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Plone of these days

Plone, I'm going to cut you in to little pieces

Jul 03, 2012

Plone of these days

We start from the typical use case of making a Plone page fit inside an iframe, than we'll see the many ways Plone page rendering process can be controlled by properly setting request parameters

Did you ever wanted...

... to just include the main content from a Plone page in an iframe and for this reason struggled with customized views and CSS rules to remove unwanted page elements like portlets, viewlets, footer and so on?

Did you know...

... that there is a simple and easy way to request Plone to serve a page with only the main content, skipping all the surrounding elements for navigation?

For the impatients

To embed a page inside an iframe, since Plone 4.0.3,  you have the option to include just the main content by appending the query string: ?ajax_load=1&ajax_include_head=1, to the URL inside the src attribute.



As an example, with this test HTML:
<h1>Boxing Plone</h1>
<iframe width="480" height="200"
<iframe width="480" height="260"



You end up with something like this:

The page displays the login form and the sitemap without all the elements that are not relevant for this use case (logo, headers, footer, portlets, viewlets and so on).


Be aware that customizing the style in the "iframed" HTML is possible using some javascript techniques (see for example this question on stackoverflow) and that if you include HTML from a different domain you may have to struggle with the Same Origin Policy.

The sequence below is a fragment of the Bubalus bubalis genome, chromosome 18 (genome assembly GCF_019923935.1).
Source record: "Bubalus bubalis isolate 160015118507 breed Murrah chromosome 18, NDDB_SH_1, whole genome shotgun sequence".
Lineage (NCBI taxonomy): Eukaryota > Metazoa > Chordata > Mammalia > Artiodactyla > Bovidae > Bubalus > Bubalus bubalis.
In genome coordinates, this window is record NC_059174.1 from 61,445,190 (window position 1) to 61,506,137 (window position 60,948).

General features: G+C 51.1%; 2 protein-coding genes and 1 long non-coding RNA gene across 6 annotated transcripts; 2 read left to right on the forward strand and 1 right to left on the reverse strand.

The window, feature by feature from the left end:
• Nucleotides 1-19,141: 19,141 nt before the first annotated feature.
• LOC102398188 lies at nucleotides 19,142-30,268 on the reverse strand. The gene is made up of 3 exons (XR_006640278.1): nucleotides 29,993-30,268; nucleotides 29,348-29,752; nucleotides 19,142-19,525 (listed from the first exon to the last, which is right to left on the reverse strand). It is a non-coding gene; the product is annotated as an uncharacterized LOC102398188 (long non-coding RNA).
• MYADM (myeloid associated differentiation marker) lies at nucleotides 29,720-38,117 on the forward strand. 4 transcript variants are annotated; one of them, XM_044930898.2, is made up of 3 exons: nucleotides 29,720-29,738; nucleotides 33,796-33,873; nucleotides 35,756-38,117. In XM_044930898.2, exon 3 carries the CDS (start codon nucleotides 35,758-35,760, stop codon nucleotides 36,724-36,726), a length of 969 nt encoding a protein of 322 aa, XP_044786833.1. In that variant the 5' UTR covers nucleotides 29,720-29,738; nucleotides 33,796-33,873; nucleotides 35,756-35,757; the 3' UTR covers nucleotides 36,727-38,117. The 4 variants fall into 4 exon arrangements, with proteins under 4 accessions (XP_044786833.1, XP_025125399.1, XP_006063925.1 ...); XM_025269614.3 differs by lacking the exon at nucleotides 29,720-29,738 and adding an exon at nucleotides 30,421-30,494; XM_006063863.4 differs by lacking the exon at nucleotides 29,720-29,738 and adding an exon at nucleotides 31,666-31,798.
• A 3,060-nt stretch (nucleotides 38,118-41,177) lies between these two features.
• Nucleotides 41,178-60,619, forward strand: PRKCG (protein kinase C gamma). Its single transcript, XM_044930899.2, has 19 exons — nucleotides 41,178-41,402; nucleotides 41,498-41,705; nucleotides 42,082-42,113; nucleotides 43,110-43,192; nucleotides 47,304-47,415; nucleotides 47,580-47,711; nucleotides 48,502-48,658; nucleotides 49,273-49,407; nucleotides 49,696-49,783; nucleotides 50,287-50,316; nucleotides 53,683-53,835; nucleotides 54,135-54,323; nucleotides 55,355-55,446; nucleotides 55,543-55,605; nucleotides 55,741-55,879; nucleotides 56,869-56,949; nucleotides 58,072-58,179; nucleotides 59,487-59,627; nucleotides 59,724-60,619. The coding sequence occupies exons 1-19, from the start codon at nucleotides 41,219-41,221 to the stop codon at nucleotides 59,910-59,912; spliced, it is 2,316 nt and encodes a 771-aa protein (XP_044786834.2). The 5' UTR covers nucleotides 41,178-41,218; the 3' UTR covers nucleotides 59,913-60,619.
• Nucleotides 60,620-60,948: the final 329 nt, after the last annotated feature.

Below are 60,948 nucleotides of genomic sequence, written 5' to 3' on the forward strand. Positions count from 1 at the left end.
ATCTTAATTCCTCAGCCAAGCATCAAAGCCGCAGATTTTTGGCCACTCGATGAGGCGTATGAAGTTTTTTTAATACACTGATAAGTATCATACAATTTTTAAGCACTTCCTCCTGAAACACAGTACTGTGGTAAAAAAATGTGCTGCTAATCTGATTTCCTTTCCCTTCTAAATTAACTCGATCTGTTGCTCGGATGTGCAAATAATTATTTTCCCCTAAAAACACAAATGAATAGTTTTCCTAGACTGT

If you use a customized main template that is not aware of this technique you could have different results!

tl;dr AKA Toooo Long: Don't Read AKA Hic Sunt Leones

The parts of the page that "disappear", when request parameters are properly set, are not rendered at all by the server because the default main_template is "request aware". Looking at it (see sunburst on github) it is possible to understand in detail what is happening.

The ajax_load parameter, if set to a non null value, disables the rendering of many sections of the template (e.g. portal_top, viewlets and the portlet columns).

The ajax_include_head forces the plone.head provider to be rendered even if the ajax_load parameter would remove it from the page.

If ajax_load is set and ajax_include_head is not, you will end up with and unstyled HTML page that will also miss the javascript. This behaviour turns out to be handy when making javascript overlays: in this case the styles and javascripts are taken from the page that will start the ajax call.

Since Plone 4, there is also the chance to disable portlet columns by adding the request parameter ?disable_$NAME=1, where $NAME is the portlet manager (e.g. plone.leftcolumn or plone.rightcolumn). So the url to disable both the left and right column will be something like this:

On github you can find the relevant code: take a look to the have_portlets method.

In many ZPT templates those request parameters are enforced using dummy defines:

disable_column_one python:request.set('disable_plone.leftcolumn',1);
disable_column_two python:request.set('disable_plone.rightcolumn',1);

Take a look (e.g.) to the dashboard page template.

The capability of Plone to disable template parts by request is not a prerogative of Plone 4. For example, for years now, setting the parameter ?disable_border=1, it is possible to remove the "green bar" on top of the views (the one that appears when you are logged in and let's you add/modify contents and make some more actions).

Do you know...

... any other trick like those?

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